In April, Bishops Selwanos Petros al-Nemeh and Eustathius Matta Roham of the Syrian Orthodox Church, visited many people affected by violence in Homs, Syria, including Zaher Bakhos, a man who was shot and paralyzed by an unknown sniper.
Photo courtesy of Syrian Orthodox Church

In April, Bishops Selwanos Petros al-Nemeh and Eustathius Matta Roham of the Syrian Orthodox Church, visited many people affected by violence in Homs, Syria, including Zaher Bakhos, a man who was shot and paralyzed by an unknown sniper.

AKRON, Pa.  -- In the midst of ongoing violence in Syria, the Syrian Orthodox Church is reaching out to people from the city of Homs who lost homes, livelihoods and family members even as its own ministries have been affected.

In Homs, where government and opposition forces have been battling with heavy artillery, civilians, including about 50,000 Christians, fled the city, many taking refuge in neighboring villages. Even the Syrian Orthodox Church in Homs had to be vacated.

“Almost all people in the Homs area have lost their jobs. Businesses are closed, schools are closed, small shops have no customers left,” said Sarah Adams, Mennonite Central Committee (MCC) representative for Syria and Lebanon, based in Beirut. MCC partners with the Syrian Orthodox Church, supporting various projects in Syria.

“The villages have been gracious at taking in displaced family, friends and neighbors, but this puts a strain on them,” said Adams, who is from Westerville, Ohio.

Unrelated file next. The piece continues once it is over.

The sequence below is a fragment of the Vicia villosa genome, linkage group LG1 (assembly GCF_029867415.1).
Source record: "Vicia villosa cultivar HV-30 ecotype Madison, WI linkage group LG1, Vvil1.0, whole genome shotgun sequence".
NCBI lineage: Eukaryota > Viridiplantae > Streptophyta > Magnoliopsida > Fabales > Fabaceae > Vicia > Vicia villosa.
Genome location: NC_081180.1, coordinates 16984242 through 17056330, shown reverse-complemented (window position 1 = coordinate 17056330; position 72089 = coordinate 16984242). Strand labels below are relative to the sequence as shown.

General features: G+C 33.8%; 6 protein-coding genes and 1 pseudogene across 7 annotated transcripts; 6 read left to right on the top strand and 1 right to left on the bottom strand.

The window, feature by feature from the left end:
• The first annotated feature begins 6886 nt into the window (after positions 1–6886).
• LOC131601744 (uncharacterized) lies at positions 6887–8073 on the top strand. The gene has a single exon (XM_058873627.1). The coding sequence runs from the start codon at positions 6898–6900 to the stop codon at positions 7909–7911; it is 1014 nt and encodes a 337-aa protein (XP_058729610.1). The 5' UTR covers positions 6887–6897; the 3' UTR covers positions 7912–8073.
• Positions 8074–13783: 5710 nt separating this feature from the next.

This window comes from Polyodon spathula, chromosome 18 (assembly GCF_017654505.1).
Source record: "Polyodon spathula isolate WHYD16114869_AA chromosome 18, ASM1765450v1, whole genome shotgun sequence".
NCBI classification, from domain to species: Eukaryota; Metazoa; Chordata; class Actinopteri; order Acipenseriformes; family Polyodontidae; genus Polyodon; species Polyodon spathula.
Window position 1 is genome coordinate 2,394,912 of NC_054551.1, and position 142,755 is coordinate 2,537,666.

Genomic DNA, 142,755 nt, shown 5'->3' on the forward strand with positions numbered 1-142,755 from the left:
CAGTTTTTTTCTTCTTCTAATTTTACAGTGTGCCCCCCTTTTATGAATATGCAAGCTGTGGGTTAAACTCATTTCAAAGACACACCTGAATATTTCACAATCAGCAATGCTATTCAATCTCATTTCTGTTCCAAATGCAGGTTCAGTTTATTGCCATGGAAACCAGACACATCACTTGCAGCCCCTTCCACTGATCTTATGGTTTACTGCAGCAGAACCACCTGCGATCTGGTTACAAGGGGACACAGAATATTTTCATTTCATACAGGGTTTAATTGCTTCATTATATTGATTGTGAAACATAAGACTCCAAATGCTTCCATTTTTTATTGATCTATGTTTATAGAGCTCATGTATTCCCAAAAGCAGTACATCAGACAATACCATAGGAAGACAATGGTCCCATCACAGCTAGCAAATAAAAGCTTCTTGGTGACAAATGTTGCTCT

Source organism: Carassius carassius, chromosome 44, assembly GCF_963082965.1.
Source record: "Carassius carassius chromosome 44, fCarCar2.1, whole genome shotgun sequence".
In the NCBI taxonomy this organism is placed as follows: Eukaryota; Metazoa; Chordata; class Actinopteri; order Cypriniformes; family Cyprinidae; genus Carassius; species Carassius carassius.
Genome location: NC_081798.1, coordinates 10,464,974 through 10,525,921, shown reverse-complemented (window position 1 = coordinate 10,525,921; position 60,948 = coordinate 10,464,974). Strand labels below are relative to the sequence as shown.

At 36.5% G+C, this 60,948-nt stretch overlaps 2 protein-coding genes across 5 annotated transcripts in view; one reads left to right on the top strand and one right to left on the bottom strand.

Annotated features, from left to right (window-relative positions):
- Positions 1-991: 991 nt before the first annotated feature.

In April, Bishop Selwanos Petros al-Nemeh, who also was displaced from his home in the Homs church, accompanied Bishop Eustathius Matta Roham of a neighboring community on many visits to comfort those affected by the violence.

They visited a person who had been kidnapped and tortured and met an engineer asking for help because his house had been burned and his job gone. These situations are examples of thousands of others like it, Bishop Roham wrote in a letter about the trip.

“The most important work for the future is forgiveness and reconciliation among the communities,” he wrote. “Right now people are in need of shelter, food and medicine in order to survive.”

Together, bishops and the church leaders formed a committee to respond to the most urgent needs in this area. Mennonite Central Committee supports this effort and those of other churches in Syria as they provide food, medicine and other support to Christians and Muslims affected by the violence.

To donate or to learn more about MCC’s response to the Middle East crisis, visit mcc.org/middleeastcrisis